The Book of Mormon poses a thorny problem for assumptions about the history of scriptural texts, especially if it isn’t true
Mormon Studies has become a relic area for outdated ideas about texts and their transmission. That becomes clear in reading a number of contributions to Early Christians in Disarray: Contemporary LDS Perspectives on the Christian Apostasy (FARMS, 2005)
Mormon belief in an early Christian apostasy suggests a couple of historiographic projects that are, I think, doomed to failure, but there might be an alternative
Actually, it’s more like the Intermountain Cornhuskers, or the Mormon Maccabees
No, it isn’t. Which means that defining an early Christian apostasy as the loss of priesthood authority doesn’t tell us anything, even in a Mormon framework, about the apostasy as a historical event
When we arrived at church two weeks ago, everything looked normal. The building was clean and not a chair was out of place.
One of the distinctive features of the Book of Mormon is its pervasive anxiety about literacy
Regina Spektor’s contribution to the underrepresented lyrical genre of speculative historical romance suggests, from the perspective of Delilah, that the story could have ended differently:
It seems to me that Mormon discourse has two mutually contradictory ways of talking about revelation during the Middle Ages, and that neither view takes much notice of actual medieval views on the matter.
A few months ago, Kaimi asked you a few questions about your experience as a Mormon author. You not only responded, but your answers were interesting and thoughtful. In fact, your answers suggested that you might just be the kind…
‘Parascripture’ was the term Hugh Nibley used to refer to popular statements of religious sentiment that weren’t actually found in scripture, and that can sometimes be the vehicle for foreign ideas to find a home in a Mormon setting. An…
That stands for “Historian In, Historian Out”–Times and Seasons bids farewell to one historian, Paul Reeve, and welcomes another, David Grua.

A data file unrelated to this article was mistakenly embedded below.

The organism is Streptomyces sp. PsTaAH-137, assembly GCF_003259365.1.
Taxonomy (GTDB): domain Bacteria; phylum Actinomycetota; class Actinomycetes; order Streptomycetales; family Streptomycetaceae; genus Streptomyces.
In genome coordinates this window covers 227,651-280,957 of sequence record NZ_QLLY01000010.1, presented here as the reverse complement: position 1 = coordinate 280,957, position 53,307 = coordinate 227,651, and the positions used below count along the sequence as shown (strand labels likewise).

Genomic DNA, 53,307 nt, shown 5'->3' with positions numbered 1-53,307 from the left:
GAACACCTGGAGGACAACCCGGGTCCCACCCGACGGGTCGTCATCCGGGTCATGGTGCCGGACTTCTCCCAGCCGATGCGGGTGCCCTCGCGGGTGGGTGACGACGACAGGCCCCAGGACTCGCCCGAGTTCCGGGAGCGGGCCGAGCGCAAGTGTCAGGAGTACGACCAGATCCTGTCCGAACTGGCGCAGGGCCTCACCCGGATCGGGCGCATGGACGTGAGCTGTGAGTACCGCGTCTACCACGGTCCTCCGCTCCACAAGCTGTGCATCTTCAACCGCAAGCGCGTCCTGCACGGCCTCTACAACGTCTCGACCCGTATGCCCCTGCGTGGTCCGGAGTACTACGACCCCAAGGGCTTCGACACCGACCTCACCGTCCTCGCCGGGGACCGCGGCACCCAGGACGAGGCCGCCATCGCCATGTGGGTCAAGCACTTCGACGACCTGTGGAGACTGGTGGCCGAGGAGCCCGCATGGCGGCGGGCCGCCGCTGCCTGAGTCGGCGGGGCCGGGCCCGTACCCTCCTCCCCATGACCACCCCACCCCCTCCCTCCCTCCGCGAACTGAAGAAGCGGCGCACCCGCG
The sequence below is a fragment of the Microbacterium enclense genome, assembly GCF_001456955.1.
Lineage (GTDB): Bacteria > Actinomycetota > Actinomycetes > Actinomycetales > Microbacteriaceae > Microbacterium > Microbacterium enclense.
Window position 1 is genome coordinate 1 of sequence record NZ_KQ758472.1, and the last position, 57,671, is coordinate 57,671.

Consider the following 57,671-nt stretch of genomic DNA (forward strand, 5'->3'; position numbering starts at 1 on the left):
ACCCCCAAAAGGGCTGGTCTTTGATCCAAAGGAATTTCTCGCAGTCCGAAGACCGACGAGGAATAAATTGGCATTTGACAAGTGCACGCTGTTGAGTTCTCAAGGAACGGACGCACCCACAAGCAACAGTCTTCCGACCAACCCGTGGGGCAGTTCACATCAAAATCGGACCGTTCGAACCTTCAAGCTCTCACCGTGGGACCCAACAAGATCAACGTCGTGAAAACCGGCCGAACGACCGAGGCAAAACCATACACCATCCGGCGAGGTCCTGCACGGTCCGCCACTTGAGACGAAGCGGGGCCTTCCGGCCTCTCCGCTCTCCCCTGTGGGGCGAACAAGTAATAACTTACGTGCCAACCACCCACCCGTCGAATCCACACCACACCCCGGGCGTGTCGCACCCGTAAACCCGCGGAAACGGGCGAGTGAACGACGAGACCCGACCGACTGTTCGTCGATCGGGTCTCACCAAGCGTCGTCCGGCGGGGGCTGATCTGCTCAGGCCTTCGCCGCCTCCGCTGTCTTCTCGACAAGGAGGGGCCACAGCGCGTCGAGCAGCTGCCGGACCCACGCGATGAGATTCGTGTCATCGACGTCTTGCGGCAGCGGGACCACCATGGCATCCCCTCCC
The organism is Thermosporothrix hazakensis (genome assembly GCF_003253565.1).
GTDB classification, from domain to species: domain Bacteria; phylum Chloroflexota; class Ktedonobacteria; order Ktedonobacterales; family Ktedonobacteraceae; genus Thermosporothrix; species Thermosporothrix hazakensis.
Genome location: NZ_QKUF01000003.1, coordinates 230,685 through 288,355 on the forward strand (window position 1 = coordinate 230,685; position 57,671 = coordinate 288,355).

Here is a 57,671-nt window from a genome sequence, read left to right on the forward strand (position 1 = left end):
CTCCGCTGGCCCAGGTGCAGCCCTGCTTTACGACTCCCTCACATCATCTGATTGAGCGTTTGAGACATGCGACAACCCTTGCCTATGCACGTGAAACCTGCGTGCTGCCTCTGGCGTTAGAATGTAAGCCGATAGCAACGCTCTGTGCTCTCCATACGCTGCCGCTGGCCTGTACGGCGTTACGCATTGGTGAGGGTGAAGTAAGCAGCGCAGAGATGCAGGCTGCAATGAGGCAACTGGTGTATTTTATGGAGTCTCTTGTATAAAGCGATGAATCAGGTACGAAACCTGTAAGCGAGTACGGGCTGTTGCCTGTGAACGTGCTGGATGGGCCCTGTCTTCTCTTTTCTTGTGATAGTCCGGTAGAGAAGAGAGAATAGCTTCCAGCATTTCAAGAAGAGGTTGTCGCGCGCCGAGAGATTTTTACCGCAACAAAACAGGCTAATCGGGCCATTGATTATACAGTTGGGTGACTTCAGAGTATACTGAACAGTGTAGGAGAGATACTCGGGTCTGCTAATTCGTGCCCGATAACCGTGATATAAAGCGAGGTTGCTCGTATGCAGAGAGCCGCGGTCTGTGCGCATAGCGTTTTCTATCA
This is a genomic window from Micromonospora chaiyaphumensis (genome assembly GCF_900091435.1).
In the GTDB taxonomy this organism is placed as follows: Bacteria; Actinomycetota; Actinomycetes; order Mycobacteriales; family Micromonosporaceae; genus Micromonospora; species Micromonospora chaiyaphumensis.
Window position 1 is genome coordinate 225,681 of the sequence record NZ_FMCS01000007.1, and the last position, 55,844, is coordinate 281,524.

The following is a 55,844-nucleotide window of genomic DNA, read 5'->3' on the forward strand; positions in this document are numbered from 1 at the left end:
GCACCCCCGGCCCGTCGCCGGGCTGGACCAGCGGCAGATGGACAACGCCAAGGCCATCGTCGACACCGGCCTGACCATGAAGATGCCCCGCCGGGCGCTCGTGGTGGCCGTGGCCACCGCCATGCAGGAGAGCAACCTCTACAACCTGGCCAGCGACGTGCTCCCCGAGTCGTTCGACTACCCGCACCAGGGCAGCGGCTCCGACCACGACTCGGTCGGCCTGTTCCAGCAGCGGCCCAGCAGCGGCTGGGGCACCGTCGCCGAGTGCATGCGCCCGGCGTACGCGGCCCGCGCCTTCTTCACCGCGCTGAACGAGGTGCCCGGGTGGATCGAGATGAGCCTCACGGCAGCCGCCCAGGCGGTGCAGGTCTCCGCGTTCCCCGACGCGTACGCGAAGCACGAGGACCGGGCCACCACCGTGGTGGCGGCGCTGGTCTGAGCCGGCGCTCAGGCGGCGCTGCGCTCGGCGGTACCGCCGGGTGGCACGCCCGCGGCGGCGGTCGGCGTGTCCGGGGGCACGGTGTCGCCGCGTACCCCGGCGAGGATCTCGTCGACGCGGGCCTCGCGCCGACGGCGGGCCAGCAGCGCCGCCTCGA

In the historiography of communication, orality refers to reliance on the spoken word as well as to the corresponding institutions and habits of mind, while literacy means not just the ability to read, but also the mental habits and social…
When we read the Book of Mormon, whose voice do we think we are hearing? Trying to answer that question, I think, is one of the essential moves in a Mormon mode of interpretation. Consider, for example, 2 Nephi 2:17,…
Reading the Book of Mormon is a lot like reading Samuel Taylor Coleridge’s “Kubla Khan.”
1. I donâ€™t like Halloween. When we moved to Germany, I was looking forward to spending a couple years without interference from the least export-worthy American holiday celebration I can imagine. 2. Since I was last here, Halloween has been…
We don’t often refer to Christ as the morning star, although there’s good scriptural precedent for the metaphor, and several 16/17th century Lutheran hymns (my particular target of religious envy) make use of it.
The topic of the 2008 conference of Mormon Scholars in the Humanities is “Interpretation: LDS Perspectives.” I wonâ€™t be there, unfortunately. But if I were to attend, I know what I would talk about.
A T&S reader has a question about daily family scripture study. How have you made it work in your home? To what extent do the words “daily,” “family,” “scripture,” and “study” apply?
When we first moved to our current ward, for an initial stay of only a year, I was asked to serve as a counselor in the elders quorum presidency before I had attended a single sacrament meeting here. A year…